Would your family have hidden mine from the Nazis?
I kid you not, I asked this question of my friends when I was a child. It was the ultimate gauge to see if they were truly good people (thankfully, they all said yes, they would have hidden me, but many of them didn’t even know what Nazis were. Not a common talking point for six-year-olds).
That memory resurfaced as the world is ablaze with debates about systemic racism, white privilege, and police brutality. Scrolling through the avalanche of opinions on social media, I’ve been reconsidering which of my current relationships are healthy enough to keep growing, and which ones it’s time to let go of for my own sanity.
I’ve been at a loss, wondering what to do about the people in my life who hold some very uninformed opinions (“White privilege is a myth”; “If black people don’t want to get shot by cops, they should just follow the law”), but also helped me and my husband when he unexpectedly lost his job three years ago. These people who hold disturbing beliefs (some of which make me feel unsafe, both as a Jew by birth and an assault survivor) have been quick to lend a hand, drive me to the airport, and watch my cats while on vacation in the past.
This presents a rather baffling conundrum: how can some people be so kind, and yet so dangerous at the same time?
I don’t want to live in an echo chamber. I don’t want to isolate myself from everyone who thinks differently than I do. But I know I need to set up some boundaries.
I’ve been praying about this. Here are some of the solutions I’ve found:
I want to maintain friendships with people who helped me when I desperately needed it. Maybe we’ll never be close friends, but that’s fine, because we can still have fruitful discussions where no question is off-limits. We end up agreeing to disagree, but we understand each other a bit more.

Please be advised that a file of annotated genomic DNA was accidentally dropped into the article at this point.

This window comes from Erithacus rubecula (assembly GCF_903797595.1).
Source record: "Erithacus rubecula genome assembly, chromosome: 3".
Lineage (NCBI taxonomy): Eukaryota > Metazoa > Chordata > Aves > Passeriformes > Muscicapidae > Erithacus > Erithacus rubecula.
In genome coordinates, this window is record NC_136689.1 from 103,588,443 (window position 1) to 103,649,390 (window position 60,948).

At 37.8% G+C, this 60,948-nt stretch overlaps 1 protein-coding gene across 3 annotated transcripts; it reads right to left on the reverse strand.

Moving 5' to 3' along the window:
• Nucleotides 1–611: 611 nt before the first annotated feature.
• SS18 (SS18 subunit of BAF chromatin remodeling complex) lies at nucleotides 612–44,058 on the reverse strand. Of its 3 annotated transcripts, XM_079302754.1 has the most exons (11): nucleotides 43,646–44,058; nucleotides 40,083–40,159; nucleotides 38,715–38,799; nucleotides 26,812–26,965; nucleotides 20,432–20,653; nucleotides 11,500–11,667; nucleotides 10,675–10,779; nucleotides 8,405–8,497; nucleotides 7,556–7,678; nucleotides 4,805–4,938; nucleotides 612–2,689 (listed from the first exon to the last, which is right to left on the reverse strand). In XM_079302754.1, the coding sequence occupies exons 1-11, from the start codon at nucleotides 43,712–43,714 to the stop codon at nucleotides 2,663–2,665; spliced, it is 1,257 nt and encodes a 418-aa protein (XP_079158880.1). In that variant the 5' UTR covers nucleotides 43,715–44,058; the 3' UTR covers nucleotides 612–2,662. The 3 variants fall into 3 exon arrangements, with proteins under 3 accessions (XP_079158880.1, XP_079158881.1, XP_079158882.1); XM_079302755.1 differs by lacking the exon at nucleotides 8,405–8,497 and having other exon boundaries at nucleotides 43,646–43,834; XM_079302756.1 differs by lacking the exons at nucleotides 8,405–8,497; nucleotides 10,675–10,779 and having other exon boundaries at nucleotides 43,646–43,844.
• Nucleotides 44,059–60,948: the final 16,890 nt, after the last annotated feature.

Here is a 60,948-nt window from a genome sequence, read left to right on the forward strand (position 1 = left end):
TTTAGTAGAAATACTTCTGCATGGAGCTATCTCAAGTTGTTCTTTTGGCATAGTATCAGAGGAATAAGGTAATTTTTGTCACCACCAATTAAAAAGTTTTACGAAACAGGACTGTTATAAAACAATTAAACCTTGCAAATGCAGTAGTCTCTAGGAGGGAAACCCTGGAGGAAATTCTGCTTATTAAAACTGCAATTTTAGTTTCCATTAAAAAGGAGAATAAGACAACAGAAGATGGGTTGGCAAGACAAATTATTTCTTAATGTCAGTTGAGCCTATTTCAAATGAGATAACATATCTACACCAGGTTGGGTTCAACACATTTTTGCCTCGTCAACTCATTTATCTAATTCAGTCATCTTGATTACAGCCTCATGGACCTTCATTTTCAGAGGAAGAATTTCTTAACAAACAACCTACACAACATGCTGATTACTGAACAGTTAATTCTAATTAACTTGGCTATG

Conversely, there have been people in my life who dismiss liberals as butt-hurt snowflakes simply for disagreeing with a Facebook post; people who refuse to listen to different perspectives, and rudely shut them down (I should point out that liberals are guilty of doing this to conservatives, too — but in my world, it’s generally been the other way around).
I don’t have any guilt about weeding out the people who have shown themselves to be devoid of empathy. I don’t feel any guilt about putting distance between myself, and people who are completely closed off to learning anything new (especially anything outside their own experiences). I don’t feel any guilt about ending discussions with people who refuse to listen to gentle correction, if it’s applicable.
That is where I now draw the line. It’s not just the beliefs people hold, but the way they express them, that tips me off to red character flags.
In the end, I’ve reasoned that any relationships that drain my mental health are not worth it. If I have to constantly walk on eggshells to avoid a fight; if I’m making a sincere effort to understand their views, but they won’t extend me the same courtesy, I’m done.
I will maintain civility, of course. But the days of one-on-one coffee dates are over.